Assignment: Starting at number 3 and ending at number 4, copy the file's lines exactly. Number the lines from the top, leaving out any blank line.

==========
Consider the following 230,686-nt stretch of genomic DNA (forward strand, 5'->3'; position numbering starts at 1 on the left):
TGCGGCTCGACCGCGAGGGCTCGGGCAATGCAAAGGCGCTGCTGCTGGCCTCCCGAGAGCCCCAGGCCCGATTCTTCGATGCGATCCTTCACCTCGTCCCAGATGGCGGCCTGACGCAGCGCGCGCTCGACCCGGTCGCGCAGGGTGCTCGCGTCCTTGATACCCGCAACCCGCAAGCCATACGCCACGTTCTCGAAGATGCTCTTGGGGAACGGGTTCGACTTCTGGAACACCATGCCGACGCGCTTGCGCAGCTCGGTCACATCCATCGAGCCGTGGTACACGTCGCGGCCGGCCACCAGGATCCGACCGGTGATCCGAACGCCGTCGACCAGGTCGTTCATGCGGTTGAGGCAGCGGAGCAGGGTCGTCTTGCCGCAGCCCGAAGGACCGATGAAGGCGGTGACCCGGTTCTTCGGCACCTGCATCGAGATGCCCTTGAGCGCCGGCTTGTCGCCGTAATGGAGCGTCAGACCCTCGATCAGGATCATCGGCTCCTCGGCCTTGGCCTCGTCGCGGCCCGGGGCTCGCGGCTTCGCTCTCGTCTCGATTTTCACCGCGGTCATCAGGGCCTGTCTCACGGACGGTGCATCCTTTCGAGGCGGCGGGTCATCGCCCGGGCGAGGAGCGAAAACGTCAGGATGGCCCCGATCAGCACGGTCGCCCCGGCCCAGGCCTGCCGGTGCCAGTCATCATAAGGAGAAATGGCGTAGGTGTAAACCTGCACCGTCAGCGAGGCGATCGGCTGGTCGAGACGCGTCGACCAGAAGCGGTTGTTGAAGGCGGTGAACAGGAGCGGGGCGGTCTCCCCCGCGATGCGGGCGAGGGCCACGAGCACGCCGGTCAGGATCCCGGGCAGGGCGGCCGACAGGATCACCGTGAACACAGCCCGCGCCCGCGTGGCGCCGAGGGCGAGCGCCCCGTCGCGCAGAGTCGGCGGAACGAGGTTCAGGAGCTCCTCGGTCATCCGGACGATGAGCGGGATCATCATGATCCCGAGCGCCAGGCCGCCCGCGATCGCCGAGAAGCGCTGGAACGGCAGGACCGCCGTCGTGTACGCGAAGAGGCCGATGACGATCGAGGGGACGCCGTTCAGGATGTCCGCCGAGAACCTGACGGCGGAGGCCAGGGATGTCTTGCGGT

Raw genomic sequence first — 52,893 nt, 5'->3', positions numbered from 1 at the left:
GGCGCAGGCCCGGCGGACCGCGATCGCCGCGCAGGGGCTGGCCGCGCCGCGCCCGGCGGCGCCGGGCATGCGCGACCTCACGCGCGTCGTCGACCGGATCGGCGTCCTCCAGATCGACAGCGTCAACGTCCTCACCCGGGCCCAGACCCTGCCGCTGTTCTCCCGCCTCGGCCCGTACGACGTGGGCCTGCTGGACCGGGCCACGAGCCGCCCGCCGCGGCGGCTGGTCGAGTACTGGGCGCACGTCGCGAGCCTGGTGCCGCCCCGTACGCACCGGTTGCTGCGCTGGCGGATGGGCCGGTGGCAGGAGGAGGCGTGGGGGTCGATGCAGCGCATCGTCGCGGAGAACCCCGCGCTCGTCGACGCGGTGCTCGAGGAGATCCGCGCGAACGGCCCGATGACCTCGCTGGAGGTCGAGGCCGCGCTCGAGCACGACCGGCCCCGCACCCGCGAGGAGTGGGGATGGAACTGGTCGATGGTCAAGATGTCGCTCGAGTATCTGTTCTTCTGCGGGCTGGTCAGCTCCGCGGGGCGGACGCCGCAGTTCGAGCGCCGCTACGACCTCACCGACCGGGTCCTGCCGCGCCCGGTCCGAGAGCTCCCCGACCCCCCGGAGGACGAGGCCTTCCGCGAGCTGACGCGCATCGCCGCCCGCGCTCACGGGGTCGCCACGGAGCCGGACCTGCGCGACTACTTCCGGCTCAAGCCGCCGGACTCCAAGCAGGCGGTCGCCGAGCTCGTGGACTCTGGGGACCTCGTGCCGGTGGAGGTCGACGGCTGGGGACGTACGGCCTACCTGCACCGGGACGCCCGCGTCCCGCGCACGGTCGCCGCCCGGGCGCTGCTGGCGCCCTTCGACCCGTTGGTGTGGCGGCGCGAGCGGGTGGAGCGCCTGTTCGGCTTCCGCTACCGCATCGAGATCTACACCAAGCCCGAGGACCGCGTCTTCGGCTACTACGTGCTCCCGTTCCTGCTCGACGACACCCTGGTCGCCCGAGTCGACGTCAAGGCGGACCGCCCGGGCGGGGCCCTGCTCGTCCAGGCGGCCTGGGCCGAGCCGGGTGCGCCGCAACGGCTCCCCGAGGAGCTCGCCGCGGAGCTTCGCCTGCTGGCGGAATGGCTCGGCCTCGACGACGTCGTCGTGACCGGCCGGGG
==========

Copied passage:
Raw genomic sequence first — 52,893 nt, 5'->3', positions numbered from 1 at the left:
GGCGCAGGCCCGGCGGACCGCGATCGCCGCGCAGGGGCTGGCCGCGCCGCGCCCGGCGGCGCCGGGCATGCGCGACCTCACGCGCGTCGTCGACCGGATCGGCGTCCTCCAGATCGACAGCGTCAACGTCCTCACCCGGGCCCAGACCCTGCCGCTGTTCTCCCGCCTCGGCCCGTACGACGTGGGCCTGCTGGACCGGGCCACGAGCCGCCCGCCGCGGCGGCTGGTCGAGTACTGGGCGCACGTCGCGAGCCTGGTGCCGCCCCGTACGCACCGGTTGCTGCGCTGGCGGATGGGCCGGTGGCAGGAGGAGGCGTGGGGGTCGATGCAGCGCATCGTCGCGGAGAACCCCGCGCTCGTCGACGCGGTGCTCGAGGAGATCCGCGCGAACGGCCCGATGACCTCGCTGGAGGTCGAGGCCGCGCTCGAGCACGACCGGCCCCGCACCCGCGAGGAGTGGGGATGGAACTGGTCGATGGTCAAGATGTCGCTCGAGTATCTGTTCTTCTGCGGGCTGGTCAGCTCCGCGGGGCGGACGCCGCAGTTCGAGCGCCGCTACGACCTCACCGACCGGGTCCTGCCGCGCCCGGTCCGAGAGCTCCCCGACCCCCCGGAGGACGAGGCCTTCCGCGAGCTGACGCGCATCGCCGCCCGCGCTCACGGGGTCGCCACGGAGCCGGACCTGCGCGACTACTTCCGGCTCAAGCCGCCGGACTCCAAGCAGGCGGTCGCCGAGCTCGTGGACTCTGGGGACCTCGTGCCGGTGGAGGTCGACGGCTGGGGACGTACGGCCTACCTGCACCGGGACGCCCGCGTCCCGCGCACGGTCGCCGCCCGGGCGCTGCTGGCGCCCTTCGACCCGTTGGTGTGGCGGCGCGAGCGGGTGGAGCGCCTGTTCGGCTTCCGCTACCGCATCGAGATCTACACCAAGCCCGAGGACCGCGTCTTCGGCTACTACGTGCTCCCGTTCCTGCTCGACGACACCCTGGTCGCCCGAGTCGACGTCAAGGCGGACCGCCCGGGCGGGGCCCTGCTCGTCCAGGCGGCCTGGGCCGAGCCGGGTGCGCCGCAACGGCTCCCCGAGGAGCTCGCCGCGGAGCTTCGCCTGCTGGCGGAATGGCTCGGCCTCGACGACGTCGTCGTGACCGGCCGGGG